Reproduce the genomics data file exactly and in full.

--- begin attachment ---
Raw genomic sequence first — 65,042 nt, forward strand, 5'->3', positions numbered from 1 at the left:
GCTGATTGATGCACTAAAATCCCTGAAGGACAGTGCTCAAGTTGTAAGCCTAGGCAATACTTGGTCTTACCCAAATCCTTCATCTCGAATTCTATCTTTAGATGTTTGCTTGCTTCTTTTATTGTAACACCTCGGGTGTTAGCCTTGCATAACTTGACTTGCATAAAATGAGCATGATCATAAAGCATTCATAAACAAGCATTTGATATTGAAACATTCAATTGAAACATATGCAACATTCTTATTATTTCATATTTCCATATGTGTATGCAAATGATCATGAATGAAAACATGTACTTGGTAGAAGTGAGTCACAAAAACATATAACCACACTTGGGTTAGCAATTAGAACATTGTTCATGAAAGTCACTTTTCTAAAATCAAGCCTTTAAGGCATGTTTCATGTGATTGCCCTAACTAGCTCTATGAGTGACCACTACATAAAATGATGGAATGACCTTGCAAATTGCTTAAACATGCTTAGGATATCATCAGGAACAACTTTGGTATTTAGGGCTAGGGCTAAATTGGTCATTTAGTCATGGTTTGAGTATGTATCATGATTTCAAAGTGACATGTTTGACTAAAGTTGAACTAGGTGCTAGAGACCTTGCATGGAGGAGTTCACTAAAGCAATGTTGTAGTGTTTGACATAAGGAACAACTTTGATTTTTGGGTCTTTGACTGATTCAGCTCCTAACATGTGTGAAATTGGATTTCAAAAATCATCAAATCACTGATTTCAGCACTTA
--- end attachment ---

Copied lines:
Raw genomic sequence first — 65,042 nt, forward strand, 5'->3', positions numbered from 1 at the left:
GCTGATTGATGCACTAAAATCCCTGAAGGACAGTGCTCAAGTTGTAAGCCTAGGCAATACTTGGTCTTACCCAAATCCTTCATCTCGAATTCTATCTTTAGATGTTTGCTTGCTTCTTTTATTGTAACACCTCGGGTGTTAGCCTTGCATAACTTGACTTGCATAAAATGAGCATGATCATAAAGCATTCATAAACAAGCATTTGATATTGAAACATTCAATTGAAACATATGCAACATTCTTATTATTTCATATTTCCATATGTGTATGCAAATGATCATGAATGAAAACATGTACTTGGTAGAAGTGAGTCACAAAAACATATAACCACACTTGGGTTAGCAATTAGAACATTGTTCATGAAAGTCACTTTTCTAAAATCAAGCCTTTAAGGCATGTTTCATGTGATTGCCCTAACTAGCTCTATGAGTGACCACTACATAAAATGATGGAATGACCTTGCAAATTGCTTAAACATGCTTAGGATATCATCAGGAACAACTTTGGTATTTAGGGCTAGGGCTAAATTGGTCATTTAGTCATGGTTTGAGTATGTATCATGATTTCAAAGTGACATGTTTGACTAAAGTTGAACTAGGTGCTAGAGACCTTGCATGGAGGAGTTCACTAAAGCAATGTTGTAGTGTTTGACATAAGGAACAACTTTGATTTTTGGGTCTTTGACTGATTCAGCTCCTAACATGTGTGAAATTGGATTTCAAAAATCATCAAATCACTGATTTCAGCACTTA